Seven small rectangular pictures have one inch wide frames. The frames are removed and the pictures are fitted together like a jigsaw to make a rectangle of length 12 inches. Find the dimensions of. . . .

Find all the ways to cut out a 'net' of six squares that can be folded into a cube.

Imagine you are suspending a cube from one vertex (corner) and allowing it to hang freely. Now imagine you are lowering it into water until it is exactly half submerged. What shape does the surface. . . .

A cylindrical helix is just a spiral on a cylinder, like an ordinary spring or the thread on a bolt. If I turn a left-handed helix over (top to bottom) does it become a right handed helix?

Slide the pieces to move Khun Phaen past all the guards into the position on the right from which he can escape to freedom.

ABCDEFGH is a 3 by 3 by 3 cube. Point P is 1/3 along AB (that is AP : PB = 1 : 2), point Q is 1/3 along GH and point R is 1/3 along ED. What is the area of the triangle PQR?

Can you find a way of representing these arrangements of balls?

Players take it in turns to choose a dot on the grid. The winner is the first to have four dots that can be joined to form a square.

Square It game for an adult and child. Can you come up with a way of always winning this game?

Lyndon Baker describes how the Mobius strip and Euler's law can introduce pupils to the idea of topology.

Charlie and Alison have been drawing patterns on coordinate grids. Can you picture where the patterns lead?

Here is a solitaire type environment for you to experiment with. Which targets can you reach?

A game for 2 players. Can be played online. One player has 1 red counter, the other has 4 blue. The red counter needs to reach the other side, and the blue needs to trap the red.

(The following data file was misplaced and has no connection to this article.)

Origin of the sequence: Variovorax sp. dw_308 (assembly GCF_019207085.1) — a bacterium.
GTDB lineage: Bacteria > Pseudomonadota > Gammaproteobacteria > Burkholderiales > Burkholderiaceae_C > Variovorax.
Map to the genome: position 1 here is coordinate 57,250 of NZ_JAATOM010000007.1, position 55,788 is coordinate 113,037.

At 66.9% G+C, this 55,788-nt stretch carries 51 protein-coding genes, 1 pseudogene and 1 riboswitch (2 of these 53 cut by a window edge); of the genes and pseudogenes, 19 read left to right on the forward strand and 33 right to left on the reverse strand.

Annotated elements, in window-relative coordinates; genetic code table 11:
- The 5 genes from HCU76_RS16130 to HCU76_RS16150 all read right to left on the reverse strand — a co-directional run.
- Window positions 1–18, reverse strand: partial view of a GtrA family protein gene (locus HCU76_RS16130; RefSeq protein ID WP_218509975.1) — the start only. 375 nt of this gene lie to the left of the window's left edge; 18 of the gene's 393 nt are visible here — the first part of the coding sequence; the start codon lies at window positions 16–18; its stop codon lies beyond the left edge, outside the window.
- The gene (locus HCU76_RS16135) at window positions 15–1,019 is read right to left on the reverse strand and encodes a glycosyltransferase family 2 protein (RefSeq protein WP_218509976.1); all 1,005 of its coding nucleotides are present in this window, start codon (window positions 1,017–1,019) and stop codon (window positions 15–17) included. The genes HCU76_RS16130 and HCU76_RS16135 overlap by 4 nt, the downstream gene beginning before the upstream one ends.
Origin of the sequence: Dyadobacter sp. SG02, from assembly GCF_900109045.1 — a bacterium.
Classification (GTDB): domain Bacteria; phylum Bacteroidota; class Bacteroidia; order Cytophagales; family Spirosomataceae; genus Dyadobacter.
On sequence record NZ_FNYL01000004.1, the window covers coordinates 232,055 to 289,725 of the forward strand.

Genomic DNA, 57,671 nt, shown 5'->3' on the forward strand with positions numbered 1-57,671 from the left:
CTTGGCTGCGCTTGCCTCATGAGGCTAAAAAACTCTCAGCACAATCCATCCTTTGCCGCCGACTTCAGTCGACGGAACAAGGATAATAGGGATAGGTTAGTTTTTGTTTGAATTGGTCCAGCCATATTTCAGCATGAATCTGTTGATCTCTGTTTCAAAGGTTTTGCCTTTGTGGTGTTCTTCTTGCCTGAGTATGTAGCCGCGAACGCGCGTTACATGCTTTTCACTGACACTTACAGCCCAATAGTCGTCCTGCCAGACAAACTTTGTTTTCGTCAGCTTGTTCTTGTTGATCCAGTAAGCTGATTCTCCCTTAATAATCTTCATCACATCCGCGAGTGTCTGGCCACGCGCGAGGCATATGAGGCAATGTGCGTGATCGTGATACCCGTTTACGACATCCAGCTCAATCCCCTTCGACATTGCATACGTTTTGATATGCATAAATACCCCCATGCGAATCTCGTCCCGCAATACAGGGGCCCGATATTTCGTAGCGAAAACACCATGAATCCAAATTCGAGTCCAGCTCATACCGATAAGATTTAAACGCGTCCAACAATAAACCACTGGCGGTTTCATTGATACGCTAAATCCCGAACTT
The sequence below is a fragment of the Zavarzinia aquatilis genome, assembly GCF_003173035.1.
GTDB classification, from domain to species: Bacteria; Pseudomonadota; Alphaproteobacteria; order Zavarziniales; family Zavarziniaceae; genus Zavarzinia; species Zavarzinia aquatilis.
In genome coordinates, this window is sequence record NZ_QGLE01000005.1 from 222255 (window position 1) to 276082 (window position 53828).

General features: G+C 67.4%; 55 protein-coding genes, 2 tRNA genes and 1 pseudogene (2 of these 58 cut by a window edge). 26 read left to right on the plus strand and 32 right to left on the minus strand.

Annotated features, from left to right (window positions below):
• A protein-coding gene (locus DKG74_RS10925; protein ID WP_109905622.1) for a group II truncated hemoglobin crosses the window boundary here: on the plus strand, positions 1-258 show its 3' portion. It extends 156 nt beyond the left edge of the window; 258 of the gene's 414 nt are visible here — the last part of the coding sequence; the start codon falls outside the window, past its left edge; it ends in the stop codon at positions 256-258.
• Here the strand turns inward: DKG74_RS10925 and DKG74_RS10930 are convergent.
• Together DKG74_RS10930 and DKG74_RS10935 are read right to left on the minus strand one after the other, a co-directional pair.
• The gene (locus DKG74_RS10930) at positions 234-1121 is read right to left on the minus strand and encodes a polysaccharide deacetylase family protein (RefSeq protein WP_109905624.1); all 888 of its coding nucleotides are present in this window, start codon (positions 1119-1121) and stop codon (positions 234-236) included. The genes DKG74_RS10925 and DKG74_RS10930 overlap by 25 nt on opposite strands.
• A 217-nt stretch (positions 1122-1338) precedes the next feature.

In the game of Noughts and Crosses there are 8 distinct winning lines. How many distinct winning lines are there in a game played on a 3 by 3 by 3 board, with 27 cells?

Every day at noon a boat leaves Le Havre for New York while another boat leaves New York for Le Havre. The ocean crossing takes seven days. How many boats will each boat cross during their journey?

It is possible to dissect any square into smaller squares. What is the minimum number of squares a 13 by 13 square can be dissected into?

When dice land edge-up, we usually roll again. But what if we didn't...?

Draw some isosceles triangles with an area of $9$cm$^2$ and a vertex at (20,20). If all the vertices must have whole number coordinates, how many is it possible to draw?

This article for teachers discusses examples of problems in which there is no obvious method but in which children can be encouraged to think deeply about the context and extend their ability to. . . .

See if you can anticipate successive 'generations' of the two animals shown here.

The reader is invited to investigate changes (or permutations) in the ringing of church bells, illustrated by braid diagrams showing the order in which the bells are rung.

Here are four tiles. They can be arranged in a 2 by 2 square so that this large square has a green edge. If the tiles are moved around, we can make a 2 by 2 square with a blue edge... Now try to. . . .

The aim of the game is to slide the green square from the top right hand corner to the bottom left hand corner in the least number of moves.

Four rods, two of length a and two of length b, are linked to form a kite. The linkage is moveable so that the angles change. What is the maximum area of the kite?